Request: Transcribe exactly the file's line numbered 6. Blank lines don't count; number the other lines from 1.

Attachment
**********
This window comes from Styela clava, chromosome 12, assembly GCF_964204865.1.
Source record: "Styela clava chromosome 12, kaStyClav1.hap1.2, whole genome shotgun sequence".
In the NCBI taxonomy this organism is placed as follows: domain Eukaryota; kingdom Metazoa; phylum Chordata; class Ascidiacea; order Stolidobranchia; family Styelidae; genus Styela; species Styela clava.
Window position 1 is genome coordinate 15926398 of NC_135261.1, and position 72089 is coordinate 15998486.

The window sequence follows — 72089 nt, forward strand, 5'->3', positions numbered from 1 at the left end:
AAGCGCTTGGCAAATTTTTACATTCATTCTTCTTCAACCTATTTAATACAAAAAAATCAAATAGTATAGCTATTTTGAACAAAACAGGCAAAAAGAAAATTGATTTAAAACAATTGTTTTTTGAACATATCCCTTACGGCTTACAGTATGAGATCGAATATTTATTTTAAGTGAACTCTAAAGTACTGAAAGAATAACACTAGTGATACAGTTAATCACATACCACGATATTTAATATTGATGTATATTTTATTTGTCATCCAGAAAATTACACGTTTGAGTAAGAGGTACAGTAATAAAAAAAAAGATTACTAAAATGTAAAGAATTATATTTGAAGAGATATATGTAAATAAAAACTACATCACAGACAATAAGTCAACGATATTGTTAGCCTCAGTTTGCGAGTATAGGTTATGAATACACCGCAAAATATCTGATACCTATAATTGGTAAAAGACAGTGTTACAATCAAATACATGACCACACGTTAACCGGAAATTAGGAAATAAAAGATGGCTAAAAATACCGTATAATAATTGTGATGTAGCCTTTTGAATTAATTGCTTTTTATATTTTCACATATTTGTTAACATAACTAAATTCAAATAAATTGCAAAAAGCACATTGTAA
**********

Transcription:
AAGCGCTTGGCAAATTTTTACATTCATTCTTCTTCAACCTATTTAATACAAAAAAATCAAATAGTATAGCTATTTTGAACAAAACAGGCAAAAAGAAAATTGATTTAAAACAATTGTTTTTTGAACATATCCCTTACGGCTTACAGTATGAGATCGAATATTTATTTTAAGTGAACTCTAAAGTACTGAAAGAATAACACTAGTGATACAGTTAATCACATACCACGATATTTAATATTGATGTATATTTTATTTGTCATCCAGAAAATTACACGTTTGAGTAAGAGGTACAGTAATAAAAAAAAAGATTACTAAAATGTAAAGAATTATATTTGAAGAGATATATGTAAATAAAAACTACATCACAGACAATAAGTCAACGATATTGTTAGCCTCAGTTTGCGAGTATAGGTTATGAATACACCGCAAAATATCTGATACCTATAATTGGTAAAAGACAGTGTTACAATCAAATACATGACCACACGTTAACCGGAAATTAGGAAATAAAAGATGGCTAAAAATACCGTATAATAATTGTGATGTAGCCTTTTGAATTAATTGCTTTTTATATTTTCACATATTTGTTAACATAACTAAATTCAAATAAATTGCAAAAAGCACATTGTAA